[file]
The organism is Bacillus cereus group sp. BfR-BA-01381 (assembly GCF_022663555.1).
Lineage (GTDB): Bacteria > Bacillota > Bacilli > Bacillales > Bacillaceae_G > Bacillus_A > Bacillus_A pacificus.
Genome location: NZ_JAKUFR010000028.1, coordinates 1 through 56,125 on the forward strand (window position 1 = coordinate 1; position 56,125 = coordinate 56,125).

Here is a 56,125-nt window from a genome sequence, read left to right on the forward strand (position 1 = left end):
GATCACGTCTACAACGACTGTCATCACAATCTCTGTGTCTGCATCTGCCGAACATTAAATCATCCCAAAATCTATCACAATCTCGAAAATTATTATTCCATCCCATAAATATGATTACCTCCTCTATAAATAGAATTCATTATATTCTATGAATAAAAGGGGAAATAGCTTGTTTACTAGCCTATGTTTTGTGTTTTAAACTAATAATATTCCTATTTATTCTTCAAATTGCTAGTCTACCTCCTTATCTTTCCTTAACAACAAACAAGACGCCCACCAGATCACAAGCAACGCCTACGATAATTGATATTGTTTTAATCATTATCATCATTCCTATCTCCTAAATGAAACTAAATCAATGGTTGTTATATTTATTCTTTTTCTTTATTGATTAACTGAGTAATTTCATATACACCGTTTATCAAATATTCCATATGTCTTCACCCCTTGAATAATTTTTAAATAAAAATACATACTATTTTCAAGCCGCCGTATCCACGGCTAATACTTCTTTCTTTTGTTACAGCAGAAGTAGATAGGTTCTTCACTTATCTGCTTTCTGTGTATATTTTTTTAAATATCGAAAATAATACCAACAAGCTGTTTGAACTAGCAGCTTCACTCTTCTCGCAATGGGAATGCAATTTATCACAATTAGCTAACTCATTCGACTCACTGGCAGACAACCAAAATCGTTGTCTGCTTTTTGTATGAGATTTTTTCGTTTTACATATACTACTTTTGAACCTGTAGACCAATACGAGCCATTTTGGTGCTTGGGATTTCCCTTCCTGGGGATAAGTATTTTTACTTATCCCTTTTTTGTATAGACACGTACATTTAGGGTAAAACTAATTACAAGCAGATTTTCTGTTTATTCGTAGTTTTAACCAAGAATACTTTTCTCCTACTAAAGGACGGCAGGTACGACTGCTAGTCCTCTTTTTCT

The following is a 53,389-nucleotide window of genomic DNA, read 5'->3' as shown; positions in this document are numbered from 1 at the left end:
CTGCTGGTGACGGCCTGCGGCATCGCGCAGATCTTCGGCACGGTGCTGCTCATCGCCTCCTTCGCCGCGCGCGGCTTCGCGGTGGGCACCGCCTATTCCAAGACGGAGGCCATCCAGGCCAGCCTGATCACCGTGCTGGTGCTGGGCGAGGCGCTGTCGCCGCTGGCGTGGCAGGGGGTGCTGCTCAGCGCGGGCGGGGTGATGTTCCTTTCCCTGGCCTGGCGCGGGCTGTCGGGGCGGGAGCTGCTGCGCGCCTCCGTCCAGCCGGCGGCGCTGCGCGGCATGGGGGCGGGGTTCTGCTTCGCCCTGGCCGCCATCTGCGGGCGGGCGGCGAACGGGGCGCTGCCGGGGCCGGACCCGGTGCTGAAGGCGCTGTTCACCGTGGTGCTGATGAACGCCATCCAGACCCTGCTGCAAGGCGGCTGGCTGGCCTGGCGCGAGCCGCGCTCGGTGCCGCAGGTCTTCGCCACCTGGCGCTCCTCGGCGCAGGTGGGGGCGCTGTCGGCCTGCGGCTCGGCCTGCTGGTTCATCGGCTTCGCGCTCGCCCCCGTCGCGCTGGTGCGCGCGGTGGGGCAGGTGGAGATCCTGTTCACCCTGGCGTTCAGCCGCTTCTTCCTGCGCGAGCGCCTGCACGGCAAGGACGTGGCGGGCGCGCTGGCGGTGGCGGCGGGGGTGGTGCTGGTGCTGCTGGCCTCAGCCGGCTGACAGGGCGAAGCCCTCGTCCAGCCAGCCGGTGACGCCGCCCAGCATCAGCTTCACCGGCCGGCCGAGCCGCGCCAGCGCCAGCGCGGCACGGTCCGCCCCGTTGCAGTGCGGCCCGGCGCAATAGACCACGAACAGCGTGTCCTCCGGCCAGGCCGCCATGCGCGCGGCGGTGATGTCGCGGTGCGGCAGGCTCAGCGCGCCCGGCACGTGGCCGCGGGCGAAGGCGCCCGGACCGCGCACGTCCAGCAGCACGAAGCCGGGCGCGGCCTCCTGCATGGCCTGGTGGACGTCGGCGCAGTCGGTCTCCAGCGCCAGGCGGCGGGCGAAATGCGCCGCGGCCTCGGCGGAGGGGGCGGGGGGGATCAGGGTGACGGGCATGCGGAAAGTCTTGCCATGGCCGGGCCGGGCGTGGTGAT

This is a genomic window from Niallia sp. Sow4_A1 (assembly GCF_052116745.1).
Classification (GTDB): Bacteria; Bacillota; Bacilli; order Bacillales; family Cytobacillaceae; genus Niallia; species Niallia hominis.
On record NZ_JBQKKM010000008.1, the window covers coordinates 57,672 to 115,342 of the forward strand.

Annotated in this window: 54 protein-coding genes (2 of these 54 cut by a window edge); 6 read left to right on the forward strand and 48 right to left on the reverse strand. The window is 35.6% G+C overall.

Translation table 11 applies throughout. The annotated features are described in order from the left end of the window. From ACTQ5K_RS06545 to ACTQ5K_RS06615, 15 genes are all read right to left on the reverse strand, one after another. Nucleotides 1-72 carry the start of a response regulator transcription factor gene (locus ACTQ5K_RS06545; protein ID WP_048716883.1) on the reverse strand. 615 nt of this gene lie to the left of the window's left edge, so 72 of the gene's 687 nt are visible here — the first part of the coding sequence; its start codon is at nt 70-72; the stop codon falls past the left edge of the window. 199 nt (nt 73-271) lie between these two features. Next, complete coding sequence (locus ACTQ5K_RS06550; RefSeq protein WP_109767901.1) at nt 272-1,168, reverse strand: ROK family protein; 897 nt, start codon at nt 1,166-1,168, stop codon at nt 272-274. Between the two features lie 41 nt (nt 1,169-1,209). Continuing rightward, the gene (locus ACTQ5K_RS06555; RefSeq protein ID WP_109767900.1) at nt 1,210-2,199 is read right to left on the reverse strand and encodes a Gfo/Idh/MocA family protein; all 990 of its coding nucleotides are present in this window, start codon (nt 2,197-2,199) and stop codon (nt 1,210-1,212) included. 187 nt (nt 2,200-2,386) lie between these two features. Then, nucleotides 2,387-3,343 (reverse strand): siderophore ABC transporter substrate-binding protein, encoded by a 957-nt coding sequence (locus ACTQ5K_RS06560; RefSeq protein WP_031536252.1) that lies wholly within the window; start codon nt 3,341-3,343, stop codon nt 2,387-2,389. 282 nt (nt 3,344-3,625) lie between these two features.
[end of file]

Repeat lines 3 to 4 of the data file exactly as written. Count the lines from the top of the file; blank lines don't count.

Genome location: NZ_JAKUFR010000028.1, coordinates 1 through 56,125 on the forward strand (window position 1 = coordinate 1; position 56,125 = coordinate 56,125).

Here is a 56,125-nt window from a genome sequence, read left to right on the forward strand (position 1 = left end):